The Leo Bible is one of the most exquisite manuscripts from the Byzantine empire, possibly Constantinople, and one of the earliest surviving byzantine bibles. The codex, also known as Bibel des Patricius Leo, was written and illuminated around the mid 10th century. With its 18 superbly illustrated full-page miniatures the manuscript is justly considered an outstanding example of Byzantine illumination.
Although only one volume has survived, the contents of the manuscript seem to suggest that the codex originally included the Hebrew bible and the New Testament.
The Leo Bible and the Macedonian Renaissance
The iconographic apparatus, which comprises 18 full-page miniatures, echoes the artistic style of Macedonian Renaissance under which other stylistically similar manuscripts, such as the Joshua Roll, are grouped.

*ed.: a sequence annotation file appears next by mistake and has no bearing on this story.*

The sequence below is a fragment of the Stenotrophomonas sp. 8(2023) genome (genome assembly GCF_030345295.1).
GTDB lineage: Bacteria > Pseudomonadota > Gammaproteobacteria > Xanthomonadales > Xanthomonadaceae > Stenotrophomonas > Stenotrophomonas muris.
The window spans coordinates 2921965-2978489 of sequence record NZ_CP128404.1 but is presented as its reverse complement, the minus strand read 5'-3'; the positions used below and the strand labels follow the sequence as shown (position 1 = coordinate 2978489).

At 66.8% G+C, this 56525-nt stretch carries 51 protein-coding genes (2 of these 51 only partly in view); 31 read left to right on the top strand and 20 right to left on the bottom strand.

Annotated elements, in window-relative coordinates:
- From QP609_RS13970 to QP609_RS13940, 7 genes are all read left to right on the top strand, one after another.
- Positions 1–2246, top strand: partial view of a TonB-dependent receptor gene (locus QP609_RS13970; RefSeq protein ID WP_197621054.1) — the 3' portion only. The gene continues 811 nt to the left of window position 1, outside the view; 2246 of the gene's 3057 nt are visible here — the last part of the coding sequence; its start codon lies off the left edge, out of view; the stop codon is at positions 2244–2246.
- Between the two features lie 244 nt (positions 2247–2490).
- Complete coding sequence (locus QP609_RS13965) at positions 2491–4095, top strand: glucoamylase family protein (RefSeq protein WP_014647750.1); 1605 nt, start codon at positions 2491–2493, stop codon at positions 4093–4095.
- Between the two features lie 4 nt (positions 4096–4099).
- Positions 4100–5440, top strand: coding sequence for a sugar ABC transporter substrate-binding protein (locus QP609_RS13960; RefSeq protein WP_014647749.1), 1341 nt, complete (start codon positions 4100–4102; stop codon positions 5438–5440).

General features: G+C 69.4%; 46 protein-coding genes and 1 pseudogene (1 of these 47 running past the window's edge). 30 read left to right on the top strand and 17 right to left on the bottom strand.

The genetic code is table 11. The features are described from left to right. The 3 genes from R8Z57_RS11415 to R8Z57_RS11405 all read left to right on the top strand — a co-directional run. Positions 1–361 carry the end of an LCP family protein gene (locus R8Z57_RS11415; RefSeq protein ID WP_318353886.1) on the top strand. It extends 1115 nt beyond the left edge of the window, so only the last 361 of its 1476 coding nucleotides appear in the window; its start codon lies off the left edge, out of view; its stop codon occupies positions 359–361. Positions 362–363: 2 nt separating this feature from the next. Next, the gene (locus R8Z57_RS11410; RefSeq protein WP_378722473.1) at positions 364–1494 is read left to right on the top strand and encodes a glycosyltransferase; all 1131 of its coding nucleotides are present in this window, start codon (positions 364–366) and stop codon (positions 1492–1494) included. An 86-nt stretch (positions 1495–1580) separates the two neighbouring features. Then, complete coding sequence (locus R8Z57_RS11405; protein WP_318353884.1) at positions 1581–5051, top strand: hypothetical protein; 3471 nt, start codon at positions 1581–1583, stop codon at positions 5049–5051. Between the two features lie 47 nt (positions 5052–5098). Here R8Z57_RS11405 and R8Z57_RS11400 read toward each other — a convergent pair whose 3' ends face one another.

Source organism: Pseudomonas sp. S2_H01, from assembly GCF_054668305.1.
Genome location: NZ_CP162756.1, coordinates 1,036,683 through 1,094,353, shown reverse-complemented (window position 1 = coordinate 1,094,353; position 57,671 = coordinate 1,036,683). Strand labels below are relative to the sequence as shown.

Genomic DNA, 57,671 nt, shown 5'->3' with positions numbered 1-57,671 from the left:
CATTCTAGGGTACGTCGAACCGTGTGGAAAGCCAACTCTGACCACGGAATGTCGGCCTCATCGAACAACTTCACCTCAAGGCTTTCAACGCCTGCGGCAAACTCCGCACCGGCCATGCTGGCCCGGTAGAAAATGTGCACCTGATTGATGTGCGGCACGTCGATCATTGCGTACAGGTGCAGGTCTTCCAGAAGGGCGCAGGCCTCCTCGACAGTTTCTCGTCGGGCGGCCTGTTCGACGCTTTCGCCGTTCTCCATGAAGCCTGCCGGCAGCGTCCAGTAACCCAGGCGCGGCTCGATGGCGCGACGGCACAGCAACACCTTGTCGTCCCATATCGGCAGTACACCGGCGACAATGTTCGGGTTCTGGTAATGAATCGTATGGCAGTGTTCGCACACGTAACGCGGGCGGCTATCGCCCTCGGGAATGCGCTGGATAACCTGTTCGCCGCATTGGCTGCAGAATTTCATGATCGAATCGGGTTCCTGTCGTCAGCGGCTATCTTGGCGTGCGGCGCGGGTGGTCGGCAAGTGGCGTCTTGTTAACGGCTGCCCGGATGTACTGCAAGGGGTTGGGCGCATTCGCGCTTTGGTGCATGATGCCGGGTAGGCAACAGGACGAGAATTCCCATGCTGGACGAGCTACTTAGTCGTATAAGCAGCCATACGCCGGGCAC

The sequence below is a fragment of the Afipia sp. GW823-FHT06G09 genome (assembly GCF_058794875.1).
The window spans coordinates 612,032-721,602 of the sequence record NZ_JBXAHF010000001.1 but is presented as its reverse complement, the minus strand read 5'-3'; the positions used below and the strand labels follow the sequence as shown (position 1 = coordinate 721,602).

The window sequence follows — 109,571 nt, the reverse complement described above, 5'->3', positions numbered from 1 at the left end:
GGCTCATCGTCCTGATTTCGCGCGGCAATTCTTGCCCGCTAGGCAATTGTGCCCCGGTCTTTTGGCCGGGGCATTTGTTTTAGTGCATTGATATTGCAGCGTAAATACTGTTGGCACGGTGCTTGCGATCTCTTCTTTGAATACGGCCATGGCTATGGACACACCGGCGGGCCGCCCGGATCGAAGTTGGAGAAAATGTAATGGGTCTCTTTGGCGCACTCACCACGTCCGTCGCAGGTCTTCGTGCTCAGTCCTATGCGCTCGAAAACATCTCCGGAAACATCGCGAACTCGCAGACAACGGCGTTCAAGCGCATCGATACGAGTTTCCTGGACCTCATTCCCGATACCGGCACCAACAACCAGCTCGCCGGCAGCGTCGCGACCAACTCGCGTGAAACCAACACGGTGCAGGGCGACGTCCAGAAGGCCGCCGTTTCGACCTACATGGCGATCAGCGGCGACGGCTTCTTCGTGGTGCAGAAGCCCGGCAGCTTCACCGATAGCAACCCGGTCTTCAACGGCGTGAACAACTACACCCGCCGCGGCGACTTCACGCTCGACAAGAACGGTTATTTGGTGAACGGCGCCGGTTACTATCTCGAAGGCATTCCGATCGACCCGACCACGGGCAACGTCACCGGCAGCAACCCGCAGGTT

From an iconographic standpoint the manuscript features figures and shapes that betray Macedonian Renaissance’s interest in the classic tradition. There is a major focus on the figure of Moses as well as a surprising attention to the figures of Judith and Holofernes.
Identity of the Leo and the Commissioners
The Leo Bible features two dedication images which shed some light on the commissioner’s identity. One image depicting a beardless eunuch-like figure offering the book to the Virgin Mary, is accompanied by an inscription which identifies him as a man called Leo, patritian and imperial treasurer.
The other image depicts two figures kneeling at St. Nicholas’ feet, with the two other characters identified as Leo’s brother Costantine – founder of the monastery to which the manuscript was donated – and Makar, the abbot of the monastery.
A few suggestions have been proposed as to who exactly is the figure of Leo and one of the most accepted is that Leo is the same figure that appears as the addressee of a group of Byzantine letters dating 925 to 944.
The Leo Bible features the Greek minuscule script which replaced the uncial script, and it is characterized by more rounded shapes and an increase in the use of ligatures.
Unfortunately, the Leo Bible, like many medieval manuscripts, lost its original binding.